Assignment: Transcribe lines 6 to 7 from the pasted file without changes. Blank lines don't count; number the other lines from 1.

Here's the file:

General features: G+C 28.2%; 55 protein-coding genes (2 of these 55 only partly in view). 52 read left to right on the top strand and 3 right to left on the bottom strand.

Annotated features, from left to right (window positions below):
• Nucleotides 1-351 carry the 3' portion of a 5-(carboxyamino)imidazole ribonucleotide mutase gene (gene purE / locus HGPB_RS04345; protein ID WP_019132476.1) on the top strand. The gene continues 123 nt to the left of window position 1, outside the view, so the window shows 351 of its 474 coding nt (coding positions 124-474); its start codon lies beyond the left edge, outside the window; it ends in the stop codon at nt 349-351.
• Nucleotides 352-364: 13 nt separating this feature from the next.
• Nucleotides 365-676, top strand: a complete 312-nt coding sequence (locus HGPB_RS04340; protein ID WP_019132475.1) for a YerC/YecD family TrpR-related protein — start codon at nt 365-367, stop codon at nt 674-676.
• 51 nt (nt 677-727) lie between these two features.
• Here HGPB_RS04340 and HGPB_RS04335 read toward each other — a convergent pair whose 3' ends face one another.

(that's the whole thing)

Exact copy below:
• 51 nt (nt 677-727) lie between these two features.
• Here HGPB_RS04340 and HGPB_RS04335 read toward each other — a convergent pair whose 3' ends face one another.